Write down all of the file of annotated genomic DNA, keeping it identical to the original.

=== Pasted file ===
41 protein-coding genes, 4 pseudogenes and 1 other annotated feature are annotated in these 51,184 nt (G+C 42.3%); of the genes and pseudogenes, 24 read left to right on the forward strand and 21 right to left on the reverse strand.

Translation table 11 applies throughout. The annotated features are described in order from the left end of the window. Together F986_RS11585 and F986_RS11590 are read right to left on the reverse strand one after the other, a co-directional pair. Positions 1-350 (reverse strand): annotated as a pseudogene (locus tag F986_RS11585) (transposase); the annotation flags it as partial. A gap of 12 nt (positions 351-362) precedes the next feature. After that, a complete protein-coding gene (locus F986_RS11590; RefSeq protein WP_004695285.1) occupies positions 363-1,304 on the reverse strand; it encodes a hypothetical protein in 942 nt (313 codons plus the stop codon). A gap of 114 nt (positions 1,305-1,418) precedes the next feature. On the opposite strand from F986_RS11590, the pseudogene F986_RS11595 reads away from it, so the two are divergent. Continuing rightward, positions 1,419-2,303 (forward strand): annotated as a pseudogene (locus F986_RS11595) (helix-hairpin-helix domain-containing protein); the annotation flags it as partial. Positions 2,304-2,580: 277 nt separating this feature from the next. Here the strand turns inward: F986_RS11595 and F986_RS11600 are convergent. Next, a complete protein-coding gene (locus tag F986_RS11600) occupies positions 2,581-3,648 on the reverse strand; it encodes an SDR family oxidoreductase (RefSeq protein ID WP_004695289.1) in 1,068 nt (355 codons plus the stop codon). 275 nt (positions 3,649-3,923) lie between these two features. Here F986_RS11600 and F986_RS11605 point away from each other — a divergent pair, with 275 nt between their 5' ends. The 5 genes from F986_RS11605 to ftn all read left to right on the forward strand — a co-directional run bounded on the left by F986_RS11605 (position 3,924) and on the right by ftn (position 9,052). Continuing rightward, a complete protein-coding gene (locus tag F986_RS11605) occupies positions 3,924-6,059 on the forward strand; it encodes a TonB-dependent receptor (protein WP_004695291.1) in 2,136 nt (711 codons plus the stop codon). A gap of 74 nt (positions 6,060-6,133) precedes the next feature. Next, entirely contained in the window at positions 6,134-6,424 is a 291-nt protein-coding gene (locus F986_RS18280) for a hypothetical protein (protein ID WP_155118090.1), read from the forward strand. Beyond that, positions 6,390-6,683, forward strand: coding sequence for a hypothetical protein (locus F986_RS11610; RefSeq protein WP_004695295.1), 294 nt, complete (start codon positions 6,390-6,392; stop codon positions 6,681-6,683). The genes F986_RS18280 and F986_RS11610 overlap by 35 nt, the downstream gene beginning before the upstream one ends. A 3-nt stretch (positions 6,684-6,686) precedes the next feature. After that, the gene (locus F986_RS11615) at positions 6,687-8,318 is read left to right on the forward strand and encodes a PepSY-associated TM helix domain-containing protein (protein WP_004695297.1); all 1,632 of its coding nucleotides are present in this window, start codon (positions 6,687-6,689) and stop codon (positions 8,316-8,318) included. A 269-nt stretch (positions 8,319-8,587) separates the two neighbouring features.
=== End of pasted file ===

41 protein-coding genes, 4 pseudogenes and 1 other annotated feature are annotated in these 51,184 nt (G+C 42.3%); of the genes and pseudogenes, 24 read left to right on the forward strand and 21 right to left on the reverse strand.

Translation table 11 applies throughout. The annotated features are described in order from the left end of the window. Together F986_RS11585 and F986_RS11590 are read right to left on the reverse strand one after the other, a co-directional pair. Positions 1-350 (reverse strand): annotated as a pseudogene (locus tag F986_RS11585) (transposase); the annotation flags it as partial. A gap of 12 nt (positions 351-362) precedes the next feature. After that, a complete protein-coding gene (locus F986_RS11590; RefSeq protein WP_004695285.1) occupies positions 363-1,304 on the reverse strand; it encodes a hypothetical protein in 942 nt (313 codons plus the stop codon). A gap of 114 nt (positions 1,305-1,418) precedes the next feature. On the opposite strand from F986_RS11590, the pseudogene F986_RS11595 reads away from it, so the two are divergent. Continuing rightward, positions 1,419-2,303 (forward strand): annotated as a pseudogene (locus F986_RS11595) (helix-hairpin-helix domain-containing protein); the annotation flags it as partial. Positions 2,304-2,580: 277 nt separating this feature from the next. Here the strand turns inward: F986_RS11595 and F986_RS11600 are convergent. Next, a complete protein-coding gene (locus tag F986_RS11600) occupies positions 2,581-3,648 on the reverse strand; it encodes an SDR family oxidoreductase (RefSeq protein ID WP_004695289.1) in 1,068 nt (355 codons plus the stop codon). 275 nt (positions 3,649-3,923) lie between these two features. Here F986_RS11600 and F986_RS11605 point away from each other — a divergent pair, with 275 nt between their 5' ends. The 5 genes from F986_RS11605 to ftn all read left to right on the forward strand — a co-directional run bounded on the left by F986_RS11605 (position 3,924) and on the right by ftn (position 9,052). Continuing rightward, a complete protein-coding gene (locus tag F986_RS11605) occupies positions 3,924-6,059 on the forward strand; it encodes a TonB-dependent receptor (protein WP_004695291.1) in 2,136 nt (711 codons plus the stop codon). A gap of 74 nt (positions 6,060-6,133) precedes the next feature. Next, entirely contained in the window at positions 6,134-6,424 is a 291-nt protein-coding gene (locus F986_RS18280) for a hypothetical protein (protein ID WP_155118090.1), read from the forward strand. Beyond that, positions 6,390-6,683, forward strand: coding sequence for a hypothetical protein (locus F986_RS11610; RefSeq protein WP_004695295.1), 294 nt, complete (start codon positions 6,390-6,392; stop codon positions 6,681-6,683). The genes F986_RS18280 and F986_RS11610 overlap by 35 nt, the downstream gene beginning before the upstream one ends. A 3-nt stretch (positions 6,684-6,686) precedes the next feature. After that, the gene (locus F986_RS11615) at positions 6,687-8,318 is read left to right on the forward strand and encodes a PepSY-associated TM helix domain-containing protein (protein WP_004695297.1); all 1,632 of its coding nucleotides are present in this window, start codon (positions 6,687-6,689) and stop codon (positions 8,316-8,318) included. A 269-nt stretch (positions 8,319-8,587) separates the two neighbouring features.